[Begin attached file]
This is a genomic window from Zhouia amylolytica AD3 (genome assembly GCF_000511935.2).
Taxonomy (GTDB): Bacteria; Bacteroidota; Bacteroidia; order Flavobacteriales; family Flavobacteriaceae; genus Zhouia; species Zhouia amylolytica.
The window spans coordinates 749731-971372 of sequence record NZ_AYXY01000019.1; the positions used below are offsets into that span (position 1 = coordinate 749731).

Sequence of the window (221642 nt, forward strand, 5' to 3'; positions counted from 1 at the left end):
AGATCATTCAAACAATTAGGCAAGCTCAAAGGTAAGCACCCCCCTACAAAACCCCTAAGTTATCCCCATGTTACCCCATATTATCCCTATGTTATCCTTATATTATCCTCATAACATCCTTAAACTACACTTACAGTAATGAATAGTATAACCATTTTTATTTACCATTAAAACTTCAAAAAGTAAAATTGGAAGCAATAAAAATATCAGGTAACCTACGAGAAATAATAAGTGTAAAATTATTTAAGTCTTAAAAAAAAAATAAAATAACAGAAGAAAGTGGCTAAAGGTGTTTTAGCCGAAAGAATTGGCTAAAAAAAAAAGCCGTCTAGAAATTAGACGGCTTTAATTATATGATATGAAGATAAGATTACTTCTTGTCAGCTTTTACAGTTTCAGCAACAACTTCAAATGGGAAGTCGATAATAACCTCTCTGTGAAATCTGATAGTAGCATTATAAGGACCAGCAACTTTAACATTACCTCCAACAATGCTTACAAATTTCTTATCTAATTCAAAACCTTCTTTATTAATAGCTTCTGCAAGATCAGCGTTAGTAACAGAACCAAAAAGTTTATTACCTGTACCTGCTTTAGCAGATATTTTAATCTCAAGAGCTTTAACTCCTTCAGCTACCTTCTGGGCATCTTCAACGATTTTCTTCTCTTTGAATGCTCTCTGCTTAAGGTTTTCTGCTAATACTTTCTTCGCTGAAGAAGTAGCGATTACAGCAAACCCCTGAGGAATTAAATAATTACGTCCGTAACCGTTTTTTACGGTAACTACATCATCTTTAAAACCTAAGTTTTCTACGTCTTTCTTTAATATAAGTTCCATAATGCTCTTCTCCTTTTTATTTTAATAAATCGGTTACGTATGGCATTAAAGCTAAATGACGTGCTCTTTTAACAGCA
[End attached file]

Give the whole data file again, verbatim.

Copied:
This is a genomic window from Zhouia amylolytica AD3 (genome assembly GCF_000511935.2).
Taxonomy (GTDB): Bacteria; Bacteroidota; Bacteroidia; order Flavobacteriales; family Flavobacteriaceae; genus Zhouia; species Zhouia amylolytica.
The window spans coordinates 749731-971372 of sequence record NZ_AYXY01000019.1; the positions used below are offsets into that span (position 1 = coordinate 749731).

Sequence of the window (221642 nt, forward strand, 5' to 3'; positions counted from 1 at the left end):
AGATCATTCAAACAATTAGGCAAGCTCAAAGGTAAGCACCCCCCTACAAAACCCCTAAGTTATCCCCATGTTACCCCATATTATCCCTATGTTATCCTTATATTATCCTCATAACATCCTTAAACTACACTTACAGTAATGAATAGTATAACCATTTTTATTTACCATTAAAACTTCAAAAAGTAAAATTGGAAGCAATAAAAATATCAGGTAACCTACGAGAAATAATAAGTGTAAAATTATTTAAGTCTTAAAAAAAAAATAAAATAACAGAAGAAAGTGGCTAAAGGTGTTTTAGCCGAAAGAATTGGCTAAAAAAAAAAGCCGTCTAGAAATTAGACGGCTTTAATTATATGATATGAAGATAAGATTACTTCTTGTCAGCTTTTACAGTTTCAGCAACAACTTCAAATGGGAAGTCGATAATAACCTCTCTGTGAAATCTGATAGTAGCATTATAAGGACCAGCAACTTTAACATTACCTCCAACAATGCTTACAAATTTCTTATCTAATTCAAAACCTTCTTTATTAATAGCTTCTGCAAGATCAGCGTTAGTAACAGAACCAAAAAGTTTATTACCTGTACCTGCTTTAGCAGATATTTTAATCTCAAGAGCTTTAACTCCTTCAGCTACCTTCTGGGCATCTTCAACGATTTTCTTCTCTTTGAATGCTCTCTGCTTAAGGTTTTCTGCTAATACTTTCTTCGCTGAAGAAGTAGCGATTACAGCAAACCCCTGAGGAATTAAATAATTACGTCCGTAACCGTTTTTTACGGTAACTACATCATCTTTAAAACCTAAGTTTTCTACGTCTTTCTTTAATATAAGTTCCATAATGCTCTTCTCCTTTTTATTTTAATAAATCGGTTACGTATGGCATTAAAGCTAAATGACGTGCTCTTTTAACAGCA